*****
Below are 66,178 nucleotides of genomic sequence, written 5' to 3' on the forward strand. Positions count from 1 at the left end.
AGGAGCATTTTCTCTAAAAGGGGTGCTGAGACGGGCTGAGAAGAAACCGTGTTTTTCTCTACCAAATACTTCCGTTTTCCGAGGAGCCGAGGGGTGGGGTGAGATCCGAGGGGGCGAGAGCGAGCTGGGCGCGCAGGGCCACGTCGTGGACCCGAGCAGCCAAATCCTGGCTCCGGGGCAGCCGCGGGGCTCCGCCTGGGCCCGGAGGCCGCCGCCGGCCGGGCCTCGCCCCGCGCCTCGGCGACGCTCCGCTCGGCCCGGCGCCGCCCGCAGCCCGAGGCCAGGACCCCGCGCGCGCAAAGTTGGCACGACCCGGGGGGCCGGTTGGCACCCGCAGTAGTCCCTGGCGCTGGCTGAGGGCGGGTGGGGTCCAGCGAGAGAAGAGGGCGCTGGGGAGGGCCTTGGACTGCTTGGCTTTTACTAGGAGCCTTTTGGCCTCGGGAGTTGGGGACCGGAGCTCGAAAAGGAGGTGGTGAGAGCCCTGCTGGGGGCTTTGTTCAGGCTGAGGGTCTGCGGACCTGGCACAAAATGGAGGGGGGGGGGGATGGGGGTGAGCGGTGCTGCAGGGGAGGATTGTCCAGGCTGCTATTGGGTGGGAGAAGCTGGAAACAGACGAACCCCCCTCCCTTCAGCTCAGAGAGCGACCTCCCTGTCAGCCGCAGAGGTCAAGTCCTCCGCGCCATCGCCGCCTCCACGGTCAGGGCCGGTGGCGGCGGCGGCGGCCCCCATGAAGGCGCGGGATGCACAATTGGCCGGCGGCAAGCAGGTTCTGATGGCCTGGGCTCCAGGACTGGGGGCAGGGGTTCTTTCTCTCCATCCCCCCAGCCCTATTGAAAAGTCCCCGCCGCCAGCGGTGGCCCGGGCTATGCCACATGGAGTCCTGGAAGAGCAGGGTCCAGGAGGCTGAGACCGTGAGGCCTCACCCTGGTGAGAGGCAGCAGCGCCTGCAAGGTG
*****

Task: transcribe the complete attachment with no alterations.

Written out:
Below are 66,178 nucleotides of genomic sequence, written 5' to 3' on the forward strand. Positions count from 1 at the left end.
AGGAGCATTTTCTCTAAAAGGGGTGCTGAGACGGGCTGAGAAGAAACCGTGTTTTTCTCTACCAAATACTTCCGTTTTCCGAGGAGCCGAGGGGTGGGGTGAGATCCGAGGGGGCGAGAGCGAGCTGGGCGCGCAGGGCCACGTCGTGGACCCGAGCAGCCAAATCCTGGCTCCGGGGCAGCCGCGGGGCTCCGCCTGGGCCCGGAGGCCGCCGCCGGCCGGGCCTCGCCCCGCGCCTCGGCGACGCTCCGCTCGGCCCGGCGCCGCCCGCAGCCCGAGGCCAGGACCCCGCGCGCGCAAAGTTGGCACGACCCGGGGGGCCGGTTGGCACCCGCAGTAGTCCCTGGCGCTGGCTGAGGGCGGGTGGGGTCCAGCGAGAGAAGAGGGCGCTGGGGAGGGCCTTGGACTGCTTGGCTTTTACTAGGAGCCTTTTGGCCTCGGGAGTTGGGGACCGGAGCTCGAAAAGGAGGTGGTGAGAGCCCTGCTGGGGGCTTTGTTCAGGCTGAGGGTCTGCGGACCTGGCACAAAATGGAGGGGGGGGGGGATGGGGGTGAGCGGTGCTGCAGGGGAGGATTGTCCAGGCTGCTATTGGGTGGGAGAAGCTGGAAACAGACGAACCCCCCTCCCTTCAGCTCAGAGAGCGACCTCCCTGTCAGCCGCAGAGGTCAAGTCCTCCGCGCCATCGCCGCCTCCACGGTCAGGGCCGGTGGCGGCGGCGGCGGCCCCCATGAAGGCGCGGGATGCACAATTGGCCGGCGGCAAGCAGGTTCTGATGGCCTGGGCTCCAGGACTGGGGGCAGGGGTTCTTTCTCTCCATCCCCCCAGCCCTATTGAAAAGTCCCCGCCGCCAGCGGTGGCCCGGGCTATGCCACATGGAGTCCTGGAAGAGCAGGGTCCAGGAGGCTGAGACCGTGAGGCCTCACCCTGGTGAGAGGCAGCAGCGCCTGCAAGGTG